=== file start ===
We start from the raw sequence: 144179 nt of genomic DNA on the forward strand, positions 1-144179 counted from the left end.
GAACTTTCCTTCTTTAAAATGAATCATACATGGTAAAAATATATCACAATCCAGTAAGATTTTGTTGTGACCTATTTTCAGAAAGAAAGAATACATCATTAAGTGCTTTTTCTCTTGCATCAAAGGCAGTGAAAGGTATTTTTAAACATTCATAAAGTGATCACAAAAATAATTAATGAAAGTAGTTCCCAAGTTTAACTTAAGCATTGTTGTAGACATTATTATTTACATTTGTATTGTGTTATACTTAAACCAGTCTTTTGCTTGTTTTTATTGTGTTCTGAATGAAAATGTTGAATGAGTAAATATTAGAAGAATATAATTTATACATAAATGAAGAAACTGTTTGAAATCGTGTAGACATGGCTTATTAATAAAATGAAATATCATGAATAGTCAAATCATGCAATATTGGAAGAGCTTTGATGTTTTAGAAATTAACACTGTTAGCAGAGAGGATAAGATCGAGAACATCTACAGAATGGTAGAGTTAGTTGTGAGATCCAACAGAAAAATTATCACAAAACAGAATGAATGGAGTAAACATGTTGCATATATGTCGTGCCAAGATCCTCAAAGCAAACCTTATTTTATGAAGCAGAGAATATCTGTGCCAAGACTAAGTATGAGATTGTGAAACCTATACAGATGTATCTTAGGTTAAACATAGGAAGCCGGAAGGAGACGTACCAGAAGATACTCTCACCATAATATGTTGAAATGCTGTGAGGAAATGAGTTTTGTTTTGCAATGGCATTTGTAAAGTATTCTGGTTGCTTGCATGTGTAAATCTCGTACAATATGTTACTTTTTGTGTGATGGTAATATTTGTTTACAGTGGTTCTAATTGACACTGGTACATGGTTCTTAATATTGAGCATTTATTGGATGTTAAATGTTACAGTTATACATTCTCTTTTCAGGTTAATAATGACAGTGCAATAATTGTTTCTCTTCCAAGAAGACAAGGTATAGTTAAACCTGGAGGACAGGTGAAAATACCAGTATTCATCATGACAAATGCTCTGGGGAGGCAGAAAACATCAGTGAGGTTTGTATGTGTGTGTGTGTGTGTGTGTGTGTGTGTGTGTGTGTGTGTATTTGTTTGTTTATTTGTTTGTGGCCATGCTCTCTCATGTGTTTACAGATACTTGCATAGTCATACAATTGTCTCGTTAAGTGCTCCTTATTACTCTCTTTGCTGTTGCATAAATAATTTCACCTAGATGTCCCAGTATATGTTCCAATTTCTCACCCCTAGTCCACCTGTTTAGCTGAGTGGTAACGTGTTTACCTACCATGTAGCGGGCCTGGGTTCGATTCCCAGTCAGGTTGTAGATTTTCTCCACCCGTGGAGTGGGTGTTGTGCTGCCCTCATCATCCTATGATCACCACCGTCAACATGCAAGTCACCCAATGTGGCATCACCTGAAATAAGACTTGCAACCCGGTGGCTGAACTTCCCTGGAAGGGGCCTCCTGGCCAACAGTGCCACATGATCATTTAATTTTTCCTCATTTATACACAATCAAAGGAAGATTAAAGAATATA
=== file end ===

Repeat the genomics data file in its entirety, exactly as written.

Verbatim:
We start from the raw sequence: 144179 nt of genomic DNA on the forward strand, positions 1-144179 counted from the left end.
GAACTTTCCTTCTTTAAAATGAATCATACATGGTAAAAATATATCACAATCCAGTAAGATTTTGTTGTGACCTATTTTCAGAAAGAAAGAATACATCATTAAGTGCTTTTTCTCTTGCATCAAAGGCAGTGAAAGGTATTTTTAAACATTCATAAAGTGATCACAAAAATAATTAATGAAAGTAGTTCCCAAGTTTAACTTAAGCATTGTTGTAGACATTATTATTTACATTTGTATTGTGTTATACTTAAACCAGTCTTTTGCTTGTTTTTATTGTGTTCTGAATGAAAATGTTGAATGAGTAAATATTAGAAGAATATAATTTATACATAAATGAAGAAACTGTTTGAAATCGTGTAGACATGGCTTATTAATAAAATGAAATATCATGAATAGTCAAATCATGCAATATTGGAAGAGCTTTGATGTTTTAGAAATTAACACTGTTAGCAGAGAGGATAAGATCGAGAACATCTACAGAATGGTAGAGTTAGTTGTGAGATCCAACAGAAAAATTATCACAAAACAGAATGAATGGAGTAAACATGTTGCATATATGTCGTGCCAAGATCCTCAAAGCAAACCTTATTTTATGAAGCAGAGAATATCTGTGCCAAGACTAAGTATGAGATTGTGAAACCTATACAGATGTATCTTAGGTTAAACATAGGAAGCCGGAAGGAGACGTACCAGAAGATACTCTCACCATAATATGTTGAAATGCTGTGAGGAAATGAGTTTTGTTTTGCAATGGCATTTGTAAAGTATTCTGGTTGCTTGCATGTGTAAATCTCGTACAATATGTTACTTTTTGTGTGATGGTAATATTTGTTTACAGTGGTTCTAATTGACACTGGTACATGGTTCTTAATATTGAGCATTTATTGGATGTTAAATGTTACAGTTATACATTCTCTTTTCAGGTTAATAATGACAGTGCAATAATTGTTTCTCTTCCAAGAAGACAAGGTATAGTTAAACCTGGAGGACAGGTGAAAATACCAGTATTCATCATGACAAATGCTCTGGGGAGGCAGAAAACATCAGTGAGGTTTGTATGTGTGTGTGTGTGTGTGTGTGTGTGTGTGTGTGTGTGTGTATTTGTTTGTTTATTTGTTTGTGGCCATGCTCTCTCATGTGTTTACAGATACTTGCATAGTCATACAATTGTCTCGTTAAGTGCTCCTTATTACTCTCTTTGCTGTTGCATAAATAATTTCACCTAGATGTCCCAGTATATGTTCCAATTTCTCACCCCTAGTCCACCTGTTTAGCTGAGTGGTAACGTGTTTACCTACCATGTAGCGGGCCTGGGTTCGATTCCCAGTCAGGTTGTAGATTTTCTCCACCCGTGGAGTGGGTGTTGTGCTGCCCTCATCATCCTATGATCACCACCGTCAACATGCAAGTCACCCAATGTGGCATCACCTGAAATAAGACTTGCAACCCGGTGGCTGAACTTCCCTGGAAGGGGCCTCCTGGCCAACAGTGCCACATGATCATTTAATTTTTCCTCATTTATACACAATCAAAGGAAGATTAAAGAATATA